Sayisi Dene First Nation seek redress from Indian and Northern Affairs Minister John Duncan over forced relocation

Media Release
For Immediate Release

March 8, 2011

Sayisi Dene First Nations seek redress from Indian and Northern Affairs Minister John Duncan over forced relocation

Ottawa, ON—The Sayisi Dene First Nation called on John Duncan, Minister of Indian and Northern Affairs, to apologize on behalf of the federal government and settle a fourteen-year-old claim by the First Nation concerning their forced relocation in the 1950s, and the ensuing deaths and poverty they suffered.

They were forced from their traditional territory in Northern Manitoba in 1956 due to unfounded concerns about caribou herds, and “resettled” on the beach at Churchill without food or livelihood. Eighty-six Sayisi Dene died in Churchill and more than a hundred have died waiting for the claim to be settled.

“We simply seek the same justice and respect that has been given to other communities who have been wronged in the past and who continue to suffer today,” wrote Sayisi Dene First Nation Chief Jim Thorassie in a letter to Minister Duncan last week. Every other First Nation and Inuit community identified by the Royal Commission for Aboriginal Peoples as being relocated by government has been compensated.

After years of hardship, the Sayisi Dene began leaving Churchill to settle at Tadoule Lake in 1973, where they still endure high unemployment, substance abuse, and the legacies of child abuse and family breakdown.

The Government of Manitoba apologized in 2010 for its role in the relocation and arrived at a settlement with the Sayisi Dene, but despite repeated promises of action from the federal government, the whole process of reconciliation has completely stalled under Minister John Duncan.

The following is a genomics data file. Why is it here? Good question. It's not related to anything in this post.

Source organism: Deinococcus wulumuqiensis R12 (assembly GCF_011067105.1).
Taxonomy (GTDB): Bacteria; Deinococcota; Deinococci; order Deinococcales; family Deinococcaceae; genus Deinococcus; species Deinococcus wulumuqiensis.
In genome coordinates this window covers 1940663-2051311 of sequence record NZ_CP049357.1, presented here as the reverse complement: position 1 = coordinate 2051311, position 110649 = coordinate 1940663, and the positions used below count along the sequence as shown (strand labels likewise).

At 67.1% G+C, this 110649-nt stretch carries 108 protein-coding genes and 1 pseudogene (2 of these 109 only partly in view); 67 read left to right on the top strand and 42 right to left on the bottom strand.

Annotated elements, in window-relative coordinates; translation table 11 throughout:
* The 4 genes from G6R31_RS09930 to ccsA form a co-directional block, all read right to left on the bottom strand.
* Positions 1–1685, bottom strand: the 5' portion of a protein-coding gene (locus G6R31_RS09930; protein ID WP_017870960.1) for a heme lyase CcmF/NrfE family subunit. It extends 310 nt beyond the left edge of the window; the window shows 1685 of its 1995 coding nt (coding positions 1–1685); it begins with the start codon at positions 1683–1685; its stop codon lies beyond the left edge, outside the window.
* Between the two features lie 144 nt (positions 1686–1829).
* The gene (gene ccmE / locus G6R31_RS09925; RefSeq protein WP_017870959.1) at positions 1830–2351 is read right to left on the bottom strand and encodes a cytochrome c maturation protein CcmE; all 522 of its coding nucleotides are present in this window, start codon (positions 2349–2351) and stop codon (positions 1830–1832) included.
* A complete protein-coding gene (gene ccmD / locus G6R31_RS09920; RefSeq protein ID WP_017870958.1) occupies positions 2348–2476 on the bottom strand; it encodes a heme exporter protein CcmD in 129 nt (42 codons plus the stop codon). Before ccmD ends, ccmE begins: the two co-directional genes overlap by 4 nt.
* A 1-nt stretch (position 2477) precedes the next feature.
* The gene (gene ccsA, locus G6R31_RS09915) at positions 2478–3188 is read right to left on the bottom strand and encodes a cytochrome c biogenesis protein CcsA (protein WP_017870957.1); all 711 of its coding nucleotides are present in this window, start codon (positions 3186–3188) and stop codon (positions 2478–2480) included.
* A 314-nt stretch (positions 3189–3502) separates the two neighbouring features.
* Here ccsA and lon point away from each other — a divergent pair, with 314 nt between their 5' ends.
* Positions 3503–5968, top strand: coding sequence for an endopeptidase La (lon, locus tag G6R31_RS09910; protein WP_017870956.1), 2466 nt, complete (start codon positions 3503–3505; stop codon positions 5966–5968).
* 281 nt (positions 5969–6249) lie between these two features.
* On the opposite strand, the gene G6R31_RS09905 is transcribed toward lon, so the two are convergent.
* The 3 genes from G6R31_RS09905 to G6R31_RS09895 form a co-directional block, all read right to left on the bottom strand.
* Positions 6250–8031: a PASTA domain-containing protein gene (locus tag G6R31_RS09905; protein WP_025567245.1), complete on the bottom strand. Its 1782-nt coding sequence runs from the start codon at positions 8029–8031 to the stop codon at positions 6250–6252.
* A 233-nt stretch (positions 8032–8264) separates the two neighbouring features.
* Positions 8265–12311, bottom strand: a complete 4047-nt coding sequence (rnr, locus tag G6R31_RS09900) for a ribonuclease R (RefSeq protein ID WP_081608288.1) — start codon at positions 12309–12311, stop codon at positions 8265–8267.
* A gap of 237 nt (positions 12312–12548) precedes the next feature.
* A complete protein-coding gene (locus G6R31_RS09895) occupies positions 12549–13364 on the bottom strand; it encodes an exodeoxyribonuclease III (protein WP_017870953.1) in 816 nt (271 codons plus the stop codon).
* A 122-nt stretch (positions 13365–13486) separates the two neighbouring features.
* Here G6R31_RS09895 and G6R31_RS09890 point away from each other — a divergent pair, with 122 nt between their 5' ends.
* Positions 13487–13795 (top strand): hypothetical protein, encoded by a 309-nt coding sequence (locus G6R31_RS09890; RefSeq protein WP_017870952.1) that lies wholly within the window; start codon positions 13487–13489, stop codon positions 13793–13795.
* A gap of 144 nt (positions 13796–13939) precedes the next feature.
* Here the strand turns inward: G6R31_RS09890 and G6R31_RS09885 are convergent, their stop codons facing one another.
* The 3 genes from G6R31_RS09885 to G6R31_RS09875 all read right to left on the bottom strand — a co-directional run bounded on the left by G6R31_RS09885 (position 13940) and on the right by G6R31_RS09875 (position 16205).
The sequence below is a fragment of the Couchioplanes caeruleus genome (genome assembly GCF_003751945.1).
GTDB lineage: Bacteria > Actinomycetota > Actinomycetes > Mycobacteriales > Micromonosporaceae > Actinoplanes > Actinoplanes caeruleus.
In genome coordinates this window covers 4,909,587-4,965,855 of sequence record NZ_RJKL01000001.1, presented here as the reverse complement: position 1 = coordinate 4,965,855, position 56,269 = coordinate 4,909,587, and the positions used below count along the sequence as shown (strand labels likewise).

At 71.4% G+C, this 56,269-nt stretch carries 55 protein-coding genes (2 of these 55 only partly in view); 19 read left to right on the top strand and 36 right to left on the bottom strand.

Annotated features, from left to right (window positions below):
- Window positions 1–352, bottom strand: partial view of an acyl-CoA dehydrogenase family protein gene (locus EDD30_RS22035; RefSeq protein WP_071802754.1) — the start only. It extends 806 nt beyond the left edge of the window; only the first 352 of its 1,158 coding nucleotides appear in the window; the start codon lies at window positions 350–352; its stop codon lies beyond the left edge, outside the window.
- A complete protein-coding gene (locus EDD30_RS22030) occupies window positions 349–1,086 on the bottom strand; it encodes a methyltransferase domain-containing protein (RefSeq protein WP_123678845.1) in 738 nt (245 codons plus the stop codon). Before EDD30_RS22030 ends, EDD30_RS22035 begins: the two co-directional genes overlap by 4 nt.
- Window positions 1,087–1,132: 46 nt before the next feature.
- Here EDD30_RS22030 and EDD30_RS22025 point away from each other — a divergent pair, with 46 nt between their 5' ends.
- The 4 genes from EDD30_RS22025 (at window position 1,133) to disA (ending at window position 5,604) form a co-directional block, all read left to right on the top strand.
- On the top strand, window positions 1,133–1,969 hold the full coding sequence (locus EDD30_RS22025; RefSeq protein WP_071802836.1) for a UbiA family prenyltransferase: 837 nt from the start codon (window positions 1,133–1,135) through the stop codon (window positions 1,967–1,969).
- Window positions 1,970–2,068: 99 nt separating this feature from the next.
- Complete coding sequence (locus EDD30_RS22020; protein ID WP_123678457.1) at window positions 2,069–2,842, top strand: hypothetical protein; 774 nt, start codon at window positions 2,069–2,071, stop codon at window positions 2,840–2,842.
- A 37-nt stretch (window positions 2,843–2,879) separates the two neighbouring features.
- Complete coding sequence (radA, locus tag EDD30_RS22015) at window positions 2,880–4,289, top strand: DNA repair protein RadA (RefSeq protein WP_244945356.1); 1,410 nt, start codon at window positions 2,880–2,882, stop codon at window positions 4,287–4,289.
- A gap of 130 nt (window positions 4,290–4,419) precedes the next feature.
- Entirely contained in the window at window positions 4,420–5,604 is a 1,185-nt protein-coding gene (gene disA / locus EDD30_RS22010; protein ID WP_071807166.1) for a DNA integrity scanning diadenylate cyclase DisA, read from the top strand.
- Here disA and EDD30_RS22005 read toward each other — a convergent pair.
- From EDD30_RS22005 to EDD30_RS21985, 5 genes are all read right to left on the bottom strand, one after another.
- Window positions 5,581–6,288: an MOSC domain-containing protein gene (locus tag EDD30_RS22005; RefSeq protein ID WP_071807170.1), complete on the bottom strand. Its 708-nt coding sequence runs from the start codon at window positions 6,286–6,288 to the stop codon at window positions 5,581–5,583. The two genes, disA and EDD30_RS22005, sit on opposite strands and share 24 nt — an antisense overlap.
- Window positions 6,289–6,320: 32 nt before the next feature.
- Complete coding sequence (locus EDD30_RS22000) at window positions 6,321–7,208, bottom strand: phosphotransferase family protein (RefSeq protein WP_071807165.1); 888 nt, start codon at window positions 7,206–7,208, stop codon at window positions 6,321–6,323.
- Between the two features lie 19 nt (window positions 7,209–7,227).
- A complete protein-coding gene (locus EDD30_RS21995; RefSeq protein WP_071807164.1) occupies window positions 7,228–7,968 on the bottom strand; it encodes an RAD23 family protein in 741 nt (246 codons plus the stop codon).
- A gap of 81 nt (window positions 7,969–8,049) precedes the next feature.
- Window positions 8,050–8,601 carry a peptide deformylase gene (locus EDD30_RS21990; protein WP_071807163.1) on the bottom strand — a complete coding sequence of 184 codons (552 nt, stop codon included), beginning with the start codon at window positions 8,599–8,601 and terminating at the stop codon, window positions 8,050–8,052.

A delegation of community members held a press conference and briefing for Members of Parliament today. At a vigil beneath the Peace Tower, the names of the Sayisi Dene who died as a result of the forced relocation were read aloud.

Minister John Duncan’s office has not replied to the request for a meeting from Chief Thorassie.

For information, contact:

Jeffrey F. Harris, Myers Weinberg LLP

o. (204) 926-1504 e. jharris@myersfirm.com

Steven Staples, Rideau Institute

o. 613 565-9449  c. 613 290-2695 e. sstaples@rideauinstitute.ca

Read More


Leave a Reply




Diplomacy and dialogue the only sane way forward with North Korea

“We will, under no circumstances, put the nukes and ballistic rockets on the negotiating table. Neither shall we flinch even an inch from the road to bolstering up the nuclear forces chosen by ourselves, unless the hostile policy and nuclear threat of the U.S. against the D.P.R.K. are fundamentally eliminated.” [Emphasis added.] Former Senior American official, […]

Read More
View the Blog »

Penny Sanger: Lifelong Peace Educator 1931-2017

Another strong and articulate voice for peace and peace education has gone silent. See: Penny Sanger  (Globe and Mail, 22 ...

Canada is failing the people of Yemen

The crisis in Yemen continues to worsen as the Saudi-led coalition forces and Houthi rebels blatantly disregard the damage being ...